"Know Your Org" is an informational series designed to spotlight some of the wonderful organizations in our community. This month we are highlighting the National Alliance on Mental Illness (NAMI) in Michigan.
September is National Suicide Prevention Awareness Month and, according to the National Alliance on Mental Illness, a time to raise awareness regarding this stigmatized and taboo subject. We spoke to Sherri Solomon, First Vice President of NAMI Metro, regarding their work here in Metro Detroit.
Mental Illness is Part of Life and Stigma Stagnates Help
According to a 2021 U.S. Health and Human Services study, one in five U.S. adults experience mental illness each year while one in six or 17% of U.S. youths, ages 6-17, experience a mental disorder each year. Sadly, suicide is the second leading cause of death for youths aged 10-14 and the third leading cause of death for those aged 15-24—and it can result from untreated mental illness. The statistics regarding mental illness can be both daunting and revealing regarding how prevalent the issue is at this point in time.
One issue that complicates mental illness is stigma, which can delay proper diagnosis and treatment. Although mental health is better understood and supported than in the past, fear of rejection because of mental illnesses is still prevalent. Some statistics show that treatment can be delayed eight to 10 years because of stigma.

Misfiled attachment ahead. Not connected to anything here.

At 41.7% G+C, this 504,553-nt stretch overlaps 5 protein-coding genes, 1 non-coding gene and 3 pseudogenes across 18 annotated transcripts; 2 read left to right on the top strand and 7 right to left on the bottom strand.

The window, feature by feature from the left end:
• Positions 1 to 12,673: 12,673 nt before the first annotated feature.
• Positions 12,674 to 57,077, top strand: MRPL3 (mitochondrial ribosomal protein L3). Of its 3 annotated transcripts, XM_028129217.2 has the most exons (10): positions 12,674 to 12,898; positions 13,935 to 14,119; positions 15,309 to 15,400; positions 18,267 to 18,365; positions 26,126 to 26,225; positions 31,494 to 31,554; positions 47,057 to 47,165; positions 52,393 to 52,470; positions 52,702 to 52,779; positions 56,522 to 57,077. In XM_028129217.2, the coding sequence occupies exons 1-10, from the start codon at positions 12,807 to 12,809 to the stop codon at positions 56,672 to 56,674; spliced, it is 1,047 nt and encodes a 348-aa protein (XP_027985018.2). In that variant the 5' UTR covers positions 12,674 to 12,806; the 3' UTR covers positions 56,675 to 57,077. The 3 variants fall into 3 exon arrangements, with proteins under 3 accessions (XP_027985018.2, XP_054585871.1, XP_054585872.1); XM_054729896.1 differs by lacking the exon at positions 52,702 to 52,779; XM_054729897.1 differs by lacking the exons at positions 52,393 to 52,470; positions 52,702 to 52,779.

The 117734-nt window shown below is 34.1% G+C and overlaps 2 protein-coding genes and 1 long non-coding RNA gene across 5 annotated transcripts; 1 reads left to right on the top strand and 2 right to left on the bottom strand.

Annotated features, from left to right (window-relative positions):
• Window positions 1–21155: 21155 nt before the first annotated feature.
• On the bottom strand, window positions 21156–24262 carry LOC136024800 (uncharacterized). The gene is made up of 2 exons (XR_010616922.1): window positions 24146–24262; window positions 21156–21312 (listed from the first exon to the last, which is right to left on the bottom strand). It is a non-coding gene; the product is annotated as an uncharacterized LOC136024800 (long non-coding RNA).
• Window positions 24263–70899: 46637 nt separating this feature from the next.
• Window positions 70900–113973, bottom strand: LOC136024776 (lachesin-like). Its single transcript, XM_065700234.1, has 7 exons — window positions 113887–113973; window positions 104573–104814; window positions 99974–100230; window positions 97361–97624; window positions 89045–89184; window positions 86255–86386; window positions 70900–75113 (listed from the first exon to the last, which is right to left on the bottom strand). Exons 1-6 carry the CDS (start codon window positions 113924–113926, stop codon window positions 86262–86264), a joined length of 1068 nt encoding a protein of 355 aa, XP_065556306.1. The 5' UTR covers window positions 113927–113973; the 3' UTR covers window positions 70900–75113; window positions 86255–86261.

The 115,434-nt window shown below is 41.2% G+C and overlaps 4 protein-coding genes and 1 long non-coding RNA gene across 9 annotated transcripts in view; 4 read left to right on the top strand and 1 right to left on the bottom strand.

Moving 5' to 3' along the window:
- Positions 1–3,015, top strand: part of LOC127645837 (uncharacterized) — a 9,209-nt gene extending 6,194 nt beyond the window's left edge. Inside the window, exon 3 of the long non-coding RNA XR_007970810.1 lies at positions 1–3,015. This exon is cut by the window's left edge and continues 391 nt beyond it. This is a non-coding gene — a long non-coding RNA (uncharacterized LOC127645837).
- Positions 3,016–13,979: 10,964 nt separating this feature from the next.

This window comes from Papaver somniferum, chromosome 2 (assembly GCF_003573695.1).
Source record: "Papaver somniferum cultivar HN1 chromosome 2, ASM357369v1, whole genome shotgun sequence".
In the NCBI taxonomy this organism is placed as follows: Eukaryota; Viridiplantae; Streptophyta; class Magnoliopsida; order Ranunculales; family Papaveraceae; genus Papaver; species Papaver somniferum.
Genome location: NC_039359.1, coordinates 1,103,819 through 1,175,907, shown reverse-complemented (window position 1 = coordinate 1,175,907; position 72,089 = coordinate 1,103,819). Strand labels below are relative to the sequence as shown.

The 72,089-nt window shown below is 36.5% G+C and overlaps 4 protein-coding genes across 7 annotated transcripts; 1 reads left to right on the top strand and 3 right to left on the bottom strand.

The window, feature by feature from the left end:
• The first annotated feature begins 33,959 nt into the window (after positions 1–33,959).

Advocacy, Education and Support
NAMI Metro is an all-volunteer run organization whose mission is to advocate, educate and support people who are suffering from mental illness and their families. The ultimate goal is to help people live a full and meaningful life and to prevent suicide.
There are many services that NAMI provides including a family education series that helps people navigate how to help their loved ones and support groups that meet monthly for both patients and families. Additionally, NAMI provides “In Our Own Voice” presentations that feature a panel of participants in recovery from mental illness who speak about their experiences. These presentations show what can be achieved and aim to help people and their families not give up on their treatments and support.
Finally, there are volunteer run help lines available to connect people to resources and help patients and their families start navigating the right path.
The Most Important Takeaway
When asked what one thing everyone should know about NAMI, Sherri stated that people should know that they are not alone. NAMI is an amazing support resource for anyone who is suffering from a mental illness or for a family member advocating for their loved one. No one should suffer alone, and NAMI is here to help.
If you or your loved one needs help and you live in the Metro Detroit area, here are some help lines for you.
NAMI Metro Help Line: 248-773-2296
Wayne County: 800-241-4949
Oakland County: 800-231-1127
Macomb County: 586-307-9100
Suicide and Crisis Hotline
Other Helping Services
Call 211 to learn about and access community services and resources.